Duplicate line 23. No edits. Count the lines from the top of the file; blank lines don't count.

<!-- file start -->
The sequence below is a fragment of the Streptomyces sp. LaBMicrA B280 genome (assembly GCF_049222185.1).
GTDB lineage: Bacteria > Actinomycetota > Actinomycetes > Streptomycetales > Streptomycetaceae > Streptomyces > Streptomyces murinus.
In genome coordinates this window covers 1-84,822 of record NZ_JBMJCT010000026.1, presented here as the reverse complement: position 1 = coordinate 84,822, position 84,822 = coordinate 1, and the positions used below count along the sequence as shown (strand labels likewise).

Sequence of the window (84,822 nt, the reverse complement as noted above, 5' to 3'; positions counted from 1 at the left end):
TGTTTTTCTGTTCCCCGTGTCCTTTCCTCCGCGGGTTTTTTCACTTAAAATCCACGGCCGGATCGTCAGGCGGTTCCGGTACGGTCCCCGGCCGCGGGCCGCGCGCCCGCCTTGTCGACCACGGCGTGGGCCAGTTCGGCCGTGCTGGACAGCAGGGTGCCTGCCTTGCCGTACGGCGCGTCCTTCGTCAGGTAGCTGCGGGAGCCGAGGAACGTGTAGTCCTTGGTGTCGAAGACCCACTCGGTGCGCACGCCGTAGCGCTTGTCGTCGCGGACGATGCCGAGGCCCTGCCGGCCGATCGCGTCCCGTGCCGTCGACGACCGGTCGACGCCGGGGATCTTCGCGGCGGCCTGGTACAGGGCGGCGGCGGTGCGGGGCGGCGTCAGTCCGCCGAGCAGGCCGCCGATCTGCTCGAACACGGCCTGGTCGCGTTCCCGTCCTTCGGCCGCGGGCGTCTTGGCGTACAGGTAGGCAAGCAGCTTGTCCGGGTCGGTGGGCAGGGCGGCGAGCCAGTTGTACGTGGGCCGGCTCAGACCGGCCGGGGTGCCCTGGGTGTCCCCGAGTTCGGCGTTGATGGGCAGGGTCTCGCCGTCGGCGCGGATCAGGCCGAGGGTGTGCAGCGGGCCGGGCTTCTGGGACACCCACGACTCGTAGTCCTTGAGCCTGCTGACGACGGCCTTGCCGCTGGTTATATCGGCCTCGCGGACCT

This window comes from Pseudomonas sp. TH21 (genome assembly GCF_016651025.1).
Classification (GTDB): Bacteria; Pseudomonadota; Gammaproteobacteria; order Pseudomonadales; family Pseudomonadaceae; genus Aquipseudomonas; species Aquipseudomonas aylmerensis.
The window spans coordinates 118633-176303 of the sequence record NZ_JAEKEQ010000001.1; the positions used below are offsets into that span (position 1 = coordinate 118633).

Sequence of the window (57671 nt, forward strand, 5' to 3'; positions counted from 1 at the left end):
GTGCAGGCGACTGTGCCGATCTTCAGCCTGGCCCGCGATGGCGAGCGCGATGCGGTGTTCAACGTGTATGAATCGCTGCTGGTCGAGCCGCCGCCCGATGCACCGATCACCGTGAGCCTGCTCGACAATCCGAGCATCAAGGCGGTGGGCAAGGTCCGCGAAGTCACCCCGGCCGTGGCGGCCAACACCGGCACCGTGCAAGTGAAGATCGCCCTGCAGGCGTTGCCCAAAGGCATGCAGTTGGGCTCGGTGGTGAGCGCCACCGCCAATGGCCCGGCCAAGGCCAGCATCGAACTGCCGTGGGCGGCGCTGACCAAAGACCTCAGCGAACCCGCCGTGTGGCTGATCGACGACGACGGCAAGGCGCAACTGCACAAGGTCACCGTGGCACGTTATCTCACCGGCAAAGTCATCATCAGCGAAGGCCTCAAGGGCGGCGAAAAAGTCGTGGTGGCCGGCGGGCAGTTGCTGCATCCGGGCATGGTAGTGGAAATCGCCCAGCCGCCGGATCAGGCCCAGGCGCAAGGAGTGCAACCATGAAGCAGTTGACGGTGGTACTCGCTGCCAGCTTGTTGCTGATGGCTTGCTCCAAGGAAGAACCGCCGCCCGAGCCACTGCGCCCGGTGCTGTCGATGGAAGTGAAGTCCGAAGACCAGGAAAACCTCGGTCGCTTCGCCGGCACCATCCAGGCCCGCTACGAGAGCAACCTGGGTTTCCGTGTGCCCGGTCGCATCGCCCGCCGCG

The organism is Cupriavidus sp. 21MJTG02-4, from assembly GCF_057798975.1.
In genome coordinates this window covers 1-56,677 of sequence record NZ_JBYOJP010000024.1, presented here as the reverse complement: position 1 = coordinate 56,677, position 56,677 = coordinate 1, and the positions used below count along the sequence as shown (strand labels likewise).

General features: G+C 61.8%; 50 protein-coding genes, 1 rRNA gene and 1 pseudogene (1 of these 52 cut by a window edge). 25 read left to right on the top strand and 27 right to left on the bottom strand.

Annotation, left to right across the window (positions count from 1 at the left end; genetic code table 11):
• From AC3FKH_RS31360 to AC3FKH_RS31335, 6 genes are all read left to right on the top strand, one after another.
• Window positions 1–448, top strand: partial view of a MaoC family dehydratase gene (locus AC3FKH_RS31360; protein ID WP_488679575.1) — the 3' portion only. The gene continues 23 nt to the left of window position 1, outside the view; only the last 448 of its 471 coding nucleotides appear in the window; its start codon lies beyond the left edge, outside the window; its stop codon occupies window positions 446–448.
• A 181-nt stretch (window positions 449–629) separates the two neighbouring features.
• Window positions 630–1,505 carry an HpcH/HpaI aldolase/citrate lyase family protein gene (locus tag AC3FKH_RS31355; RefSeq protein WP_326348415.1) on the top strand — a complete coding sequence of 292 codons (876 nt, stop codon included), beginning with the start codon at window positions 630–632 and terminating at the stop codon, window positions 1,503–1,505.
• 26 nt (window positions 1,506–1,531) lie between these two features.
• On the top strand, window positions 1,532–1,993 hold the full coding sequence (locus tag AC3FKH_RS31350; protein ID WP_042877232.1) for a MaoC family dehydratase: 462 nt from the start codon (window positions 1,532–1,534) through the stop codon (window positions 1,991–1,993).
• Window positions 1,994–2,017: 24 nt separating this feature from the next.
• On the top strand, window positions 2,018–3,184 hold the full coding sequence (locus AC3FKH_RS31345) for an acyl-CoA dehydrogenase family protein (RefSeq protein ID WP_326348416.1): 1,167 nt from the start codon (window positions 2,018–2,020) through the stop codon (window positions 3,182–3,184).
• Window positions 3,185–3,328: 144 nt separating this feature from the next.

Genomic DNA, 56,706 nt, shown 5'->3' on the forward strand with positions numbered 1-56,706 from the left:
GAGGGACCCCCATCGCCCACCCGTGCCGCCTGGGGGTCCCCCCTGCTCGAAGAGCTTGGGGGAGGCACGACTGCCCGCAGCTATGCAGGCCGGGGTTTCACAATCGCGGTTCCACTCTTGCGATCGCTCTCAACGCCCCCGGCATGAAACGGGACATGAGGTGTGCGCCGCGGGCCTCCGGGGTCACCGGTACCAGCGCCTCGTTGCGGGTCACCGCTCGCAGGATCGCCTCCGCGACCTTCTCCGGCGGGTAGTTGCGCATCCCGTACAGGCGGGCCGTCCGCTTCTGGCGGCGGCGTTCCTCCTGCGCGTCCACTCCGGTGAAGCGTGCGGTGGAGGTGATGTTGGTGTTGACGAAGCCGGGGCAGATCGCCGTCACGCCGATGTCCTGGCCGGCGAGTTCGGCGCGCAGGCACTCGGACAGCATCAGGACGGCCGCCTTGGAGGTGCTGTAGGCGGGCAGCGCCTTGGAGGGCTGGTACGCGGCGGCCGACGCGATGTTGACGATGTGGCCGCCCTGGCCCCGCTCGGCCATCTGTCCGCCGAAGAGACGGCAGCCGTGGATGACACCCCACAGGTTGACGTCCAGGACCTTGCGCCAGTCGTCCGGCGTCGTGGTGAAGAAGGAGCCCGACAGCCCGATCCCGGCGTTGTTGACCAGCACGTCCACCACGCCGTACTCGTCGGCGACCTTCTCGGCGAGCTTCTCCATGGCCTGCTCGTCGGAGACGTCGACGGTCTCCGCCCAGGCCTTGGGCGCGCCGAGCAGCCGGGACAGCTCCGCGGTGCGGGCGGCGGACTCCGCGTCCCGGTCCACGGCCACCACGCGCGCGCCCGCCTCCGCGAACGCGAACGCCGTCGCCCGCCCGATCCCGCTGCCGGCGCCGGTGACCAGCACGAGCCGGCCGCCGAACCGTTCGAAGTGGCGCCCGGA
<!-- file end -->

• Window positions 3,185–3,328: 144 nt separating this feature from the next.